Equally, the launch of the 777X is something of an industry rarity. As of writing, All Nippon Airways finalised its deal for 20 Boeing 777-9Xs. This takes the total 777X order book to 286 firm units since the Dubai Airshow launch in last November.







The 777X has racked up more orders in less time than it takes a woman to have a healthy baby. And if you compare this sales performance with the current hot-selling 777-300ER, that airplane took almost seven and a half years to amass 281 orders from its launch back in February 2000.







When you look at the numbers like that, it is little wonder that Boeing sees a huge market for 777X and one that will likely relegate the A350-1000, which Emirates cancelled, in the same way that the 777-300ER cast aside the gas-guzzling A340-600. The A330neo, however, had orders that most likely came out of the dwindling existing backlog and will struggle to gain market traction in the longer term since many airlines that have waited patiently for their 787s will likely not want to induct a less fuel efficient jet just for the sake of it. While the A330neo will improve fuel burn economics over the existing and ageing A330 family, it will still be significantly inferior to the 787 — in terms of performance, longevity, maturity and long term asset value too.







When you see leasing giants like AerCap, ALC, GECAS and others all stepping in for their inevitable 777X buys, then you can really affirm that the market for new and leased jets is really taking off at the upper end of the seating map. It will be interesting to see just what sort of business the next major show at Le Bourget brings in 2015. By that time, the skies will have more than a couple hundred 787-8s and 787-9s flying high — along with a good batch of A350-900s too.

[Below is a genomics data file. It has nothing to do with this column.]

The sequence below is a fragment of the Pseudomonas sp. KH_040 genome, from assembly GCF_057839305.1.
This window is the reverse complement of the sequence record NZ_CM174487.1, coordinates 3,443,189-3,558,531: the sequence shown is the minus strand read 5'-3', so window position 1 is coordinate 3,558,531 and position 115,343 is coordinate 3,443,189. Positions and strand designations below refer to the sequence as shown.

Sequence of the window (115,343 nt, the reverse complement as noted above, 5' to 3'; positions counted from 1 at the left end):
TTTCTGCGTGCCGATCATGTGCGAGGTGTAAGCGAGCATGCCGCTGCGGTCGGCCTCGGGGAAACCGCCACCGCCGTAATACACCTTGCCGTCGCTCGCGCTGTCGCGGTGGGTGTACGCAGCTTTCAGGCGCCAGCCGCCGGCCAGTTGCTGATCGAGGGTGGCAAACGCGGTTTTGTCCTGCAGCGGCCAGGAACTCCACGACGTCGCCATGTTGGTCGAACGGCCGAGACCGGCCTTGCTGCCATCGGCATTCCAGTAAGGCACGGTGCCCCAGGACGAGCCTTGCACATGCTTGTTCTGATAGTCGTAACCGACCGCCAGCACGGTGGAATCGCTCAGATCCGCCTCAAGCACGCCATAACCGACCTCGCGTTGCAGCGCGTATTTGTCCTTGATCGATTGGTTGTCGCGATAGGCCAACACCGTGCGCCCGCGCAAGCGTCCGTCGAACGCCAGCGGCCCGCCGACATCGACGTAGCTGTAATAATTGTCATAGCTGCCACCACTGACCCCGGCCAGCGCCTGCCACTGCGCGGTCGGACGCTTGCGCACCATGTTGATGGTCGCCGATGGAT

Defence pressures, airlines still chasing new efficient jets like the A320neo and 737MAX will of course be order of the day and the Bombardier CSeries will continue to limp towards irrelevance as it seeks 300 firm orders before entry into service — given the string of delays already, they'll get their 300 orders by delaying the ailing jet just that little bit more!







The calendar is littered with fringe air shows. The strength of the 2013 Dubai Airshow and this summer's Farnborough Air Show demonstrate that the aviation industry has learned to adapt with the dizzy-height numbers that make glossy media headlines.







And it is with this in mind that the GCC will continue to lead the world in aviation growth, despite regional turmoil because of the buoyancy that demand here has.







Those critics looking to prod the needle into the so-called Middle East "bubble" are guaranteed more disappointment in this regard. Just as air shows are here to stay, so too is the critical GCC regional and international importance when it comes to piecing together the global aviation jigsaw.























The writer is chief analyst at ?London-based StrategicAero ?Research.


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Source: Khaleej Times (United Arab Emirates)